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Review: Whitney (2018)

Director: Kevin Macdonald | 120 minutes | , biography | Featuring: Whitney Houston, , , , Dionne Warwick, Cissy Houston, Nelson Mandela, Marvin Gaye, Kenneth ‘Babyface’ Edmonds, Robyn Crawford, , Clive Davis, , Dee Dee Warwick, Rickey Minor, Mary Jones, , , , , ,

More than 6 years ago, on February 11, 2012, Whitney Houston passed away. Drowned in a hotel bathroom after a drug overdose. The thirty years before she caused a furore with one of the most soulful voices America had ever produced. An endless stream of hits, with records that are still unbroken today, and a world-famous (“The Bodyguard”, 1992) are her most important memory.
However, in addition to all the glory and honor that has fallen to her, the period before her death still appeals to the imagination of many: the lapsed superstar, who lived in a world full of drugs and bad friends. How did it get this far? How could Whitney Houston, the girl with the fantastic voice who was groomed for success from childhood, sink so far into the world of fame? What has changed her? How can we explain her fall from the immense pedestal she stood on? In “Whitney,” director Kevin Macdonald tries to answer these questions by looking at the rise and fall of the Newark diva.

In this he recognizes different periods, which are clearly depicted in the documentary. The transitions between the periods are characterized by the of Houston, played over a compilation of atmospheric images. These atmospheric images come from the world in which Whitney lived, such as concerts and some backstage images, but also from the world where she came from: the violence in the ghettos of America. This is an interesting contrast, which occurs more often in this film. The world of the diva versus the world of the ordinary person. The life of Whitney Houston, the world artist, versus the life of “Nippy”; as she was called by her friends and family. Her family’s role in her success versus her family’s role in her downfall. The whole forms a picture of the duality of the diva, in which different roles and interests almost constantly compete for precedence.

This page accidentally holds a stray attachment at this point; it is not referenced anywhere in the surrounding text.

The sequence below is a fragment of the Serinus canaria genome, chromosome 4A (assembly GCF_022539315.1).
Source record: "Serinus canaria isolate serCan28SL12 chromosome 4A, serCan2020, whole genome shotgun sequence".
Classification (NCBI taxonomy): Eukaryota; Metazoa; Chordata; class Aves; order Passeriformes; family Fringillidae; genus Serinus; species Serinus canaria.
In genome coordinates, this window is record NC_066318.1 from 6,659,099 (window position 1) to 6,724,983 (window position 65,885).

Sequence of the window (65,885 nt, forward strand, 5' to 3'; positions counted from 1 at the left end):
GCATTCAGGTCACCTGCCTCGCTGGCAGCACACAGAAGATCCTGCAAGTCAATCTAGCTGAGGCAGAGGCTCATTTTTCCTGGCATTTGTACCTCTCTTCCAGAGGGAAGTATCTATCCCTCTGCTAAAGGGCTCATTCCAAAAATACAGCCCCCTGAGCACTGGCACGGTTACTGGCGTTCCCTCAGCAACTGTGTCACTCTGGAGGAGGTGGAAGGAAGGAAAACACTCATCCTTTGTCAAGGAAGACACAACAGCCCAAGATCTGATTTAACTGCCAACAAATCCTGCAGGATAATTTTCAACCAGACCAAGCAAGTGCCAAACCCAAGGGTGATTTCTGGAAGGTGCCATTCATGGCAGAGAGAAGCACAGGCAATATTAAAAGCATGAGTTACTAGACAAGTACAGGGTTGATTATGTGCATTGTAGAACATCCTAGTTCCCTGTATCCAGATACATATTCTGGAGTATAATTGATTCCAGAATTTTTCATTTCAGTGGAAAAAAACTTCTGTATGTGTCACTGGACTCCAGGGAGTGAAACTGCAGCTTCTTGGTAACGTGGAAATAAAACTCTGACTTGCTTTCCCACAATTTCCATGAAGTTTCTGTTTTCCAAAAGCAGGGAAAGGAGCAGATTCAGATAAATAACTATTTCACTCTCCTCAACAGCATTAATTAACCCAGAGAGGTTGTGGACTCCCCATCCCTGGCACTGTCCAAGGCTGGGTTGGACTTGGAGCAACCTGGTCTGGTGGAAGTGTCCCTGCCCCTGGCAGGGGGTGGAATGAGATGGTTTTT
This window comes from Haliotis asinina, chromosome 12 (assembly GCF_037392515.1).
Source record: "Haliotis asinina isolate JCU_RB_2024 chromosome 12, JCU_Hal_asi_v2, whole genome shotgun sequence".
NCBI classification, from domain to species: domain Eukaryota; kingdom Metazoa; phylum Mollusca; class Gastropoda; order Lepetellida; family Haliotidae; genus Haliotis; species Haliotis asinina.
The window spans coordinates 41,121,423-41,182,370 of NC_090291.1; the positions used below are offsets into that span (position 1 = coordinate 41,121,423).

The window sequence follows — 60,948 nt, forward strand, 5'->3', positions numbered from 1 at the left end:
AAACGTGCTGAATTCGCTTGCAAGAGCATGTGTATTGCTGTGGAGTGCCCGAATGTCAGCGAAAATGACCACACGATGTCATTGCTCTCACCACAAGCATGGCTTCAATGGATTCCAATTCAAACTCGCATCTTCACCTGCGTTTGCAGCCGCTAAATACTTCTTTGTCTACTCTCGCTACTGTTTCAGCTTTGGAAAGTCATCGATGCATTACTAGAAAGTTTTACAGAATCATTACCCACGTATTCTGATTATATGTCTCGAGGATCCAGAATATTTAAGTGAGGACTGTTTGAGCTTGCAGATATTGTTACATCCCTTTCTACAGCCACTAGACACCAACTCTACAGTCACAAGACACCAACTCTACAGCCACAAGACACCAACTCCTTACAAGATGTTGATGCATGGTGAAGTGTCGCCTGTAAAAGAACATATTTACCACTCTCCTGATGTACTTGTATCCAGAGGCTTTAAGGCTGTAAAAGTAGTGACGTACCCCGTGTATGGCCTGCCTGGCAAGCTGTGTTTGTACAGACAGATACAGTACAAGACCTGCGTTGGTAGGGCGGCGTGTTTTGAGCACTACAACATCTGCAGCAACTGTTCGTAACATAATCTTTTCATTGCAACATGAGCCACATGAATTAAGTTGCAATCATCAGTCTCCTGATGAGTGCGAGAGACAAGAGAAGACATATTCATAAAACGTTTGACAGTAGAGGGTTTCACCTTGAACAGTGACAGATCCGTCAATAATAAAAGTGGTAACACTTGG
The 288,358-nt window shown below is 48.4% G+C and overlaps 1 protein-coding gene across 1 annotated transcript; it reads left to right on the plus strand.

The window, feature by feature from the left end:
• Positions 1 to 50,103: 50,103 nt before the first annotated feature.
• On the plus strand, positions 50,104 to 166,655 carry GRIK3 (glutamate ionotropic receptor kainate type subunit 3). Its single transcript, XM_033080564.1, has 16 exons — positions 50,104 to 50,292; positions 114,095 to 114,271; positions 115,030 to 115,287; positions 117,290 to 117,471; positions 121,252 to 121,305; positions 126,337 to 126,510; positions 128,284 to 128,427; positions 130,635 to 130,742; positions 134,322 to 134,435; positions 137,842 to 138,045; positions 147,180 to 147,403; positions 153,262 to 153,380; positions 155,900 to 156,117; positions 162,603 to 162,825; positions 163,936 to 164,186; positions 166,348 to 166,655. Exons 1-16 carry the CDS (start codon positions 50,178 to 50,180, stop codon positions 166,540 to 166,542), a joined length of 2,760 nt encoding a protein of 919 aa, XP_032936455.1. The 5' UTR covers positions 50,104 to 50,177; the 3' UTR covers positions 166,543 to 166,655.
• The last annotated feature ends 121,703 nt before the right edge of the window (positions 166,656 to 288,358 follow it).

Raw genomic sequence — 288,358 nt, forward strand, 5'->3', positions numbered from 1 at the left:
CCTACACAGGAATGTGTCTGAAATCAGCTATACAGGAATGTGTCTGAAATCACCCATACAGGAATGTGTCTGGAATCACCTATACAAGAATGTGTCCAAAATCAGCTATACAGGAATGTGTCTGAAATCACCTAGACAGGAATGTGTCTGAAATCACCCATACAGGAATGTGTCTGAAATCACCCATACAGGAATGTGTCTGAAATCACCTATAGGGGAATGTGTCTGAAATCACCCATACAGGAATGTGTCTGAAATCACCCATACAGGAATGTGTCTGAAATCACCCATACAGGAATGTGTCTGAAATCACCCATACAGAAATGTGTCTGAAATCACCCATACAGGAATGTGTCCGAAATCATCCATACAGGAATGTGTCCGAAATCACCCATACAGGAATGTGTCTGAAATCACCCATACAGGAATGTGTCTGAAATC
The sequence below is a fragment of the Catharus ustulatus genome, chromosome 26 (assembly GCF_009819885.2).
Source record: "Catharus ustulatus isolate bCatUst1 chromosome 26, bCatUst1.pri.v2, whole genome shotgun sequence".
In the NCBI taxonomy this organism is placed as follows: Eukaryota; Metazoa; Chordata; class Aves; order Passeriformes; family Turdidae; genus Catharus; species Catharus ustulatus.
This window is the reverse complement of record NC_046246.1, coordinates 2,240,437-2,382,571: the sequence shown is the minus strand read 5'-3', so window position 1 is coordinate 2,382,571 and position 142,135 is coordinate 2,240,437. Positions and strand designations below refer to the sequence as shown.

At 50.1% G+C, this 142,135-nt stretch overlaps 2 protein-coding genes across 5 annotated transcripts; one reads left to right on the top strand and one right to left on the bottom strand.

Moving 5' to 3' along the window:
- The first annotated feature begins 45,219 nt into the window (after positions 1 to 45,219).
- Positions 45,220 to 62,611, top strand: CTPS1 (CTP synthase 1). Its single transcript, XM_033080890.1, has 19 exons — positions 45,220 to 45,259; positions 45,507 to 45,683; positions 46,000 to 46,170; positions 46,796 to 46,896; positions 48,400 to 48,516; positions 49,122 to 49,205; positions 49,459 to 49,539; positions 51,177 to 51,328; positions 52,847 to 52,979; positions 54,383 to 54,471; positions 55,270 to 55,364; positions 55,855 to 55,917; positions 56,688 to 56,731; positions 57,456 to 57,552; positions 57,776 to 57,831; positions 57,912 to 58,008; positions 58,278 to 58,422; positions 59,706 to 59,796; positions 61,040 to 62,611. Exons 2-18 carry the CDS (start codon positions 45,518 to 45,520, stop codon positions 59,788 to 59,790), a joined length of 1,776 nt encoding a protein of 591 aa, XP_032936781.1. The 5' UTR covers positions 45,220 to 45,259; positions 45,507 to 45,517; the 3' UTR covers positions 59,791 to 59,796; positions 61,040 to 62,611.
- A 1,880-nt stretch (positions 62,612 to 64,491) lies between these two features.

For this project, Macdonald interviewed about 70 different people. Material was actually used from about 25 people. The interviews presented here are emotional, beautifully articulated and pure. The most striking example of this is the about Bobbi Kristina Brown, Houston’s daughter, who had died just before filming. The emotion surrounding that subject can be felt. The regret that the family let the “Houston Company” continue to run despite the problems Whitney faced is also evident. In addition, the film’s revelation about Houston’s youth, with allegations of abuse in the family, makes a big impression.

The whole results in a penetrating portrait of a woman who finds herself in a world with influences she could not resist and an environment that keeps pushing her to go further. The style in which Macdonald did this, with large amounts of archive material and the music of Houston as the backbone around which the story is told, makes it a documentary that is more than worth watching.

Despite the poignant story and tragedy of her life, there is one part that gives every viewer goosebumps; the music. It’s been thirty years since her breakthrough, but Whitney Houston’s voice still enraptures every viewer. Her mother already said it before Houston was known worldwide: “your music is timeless”. And this is shown once again in “Whitney”.

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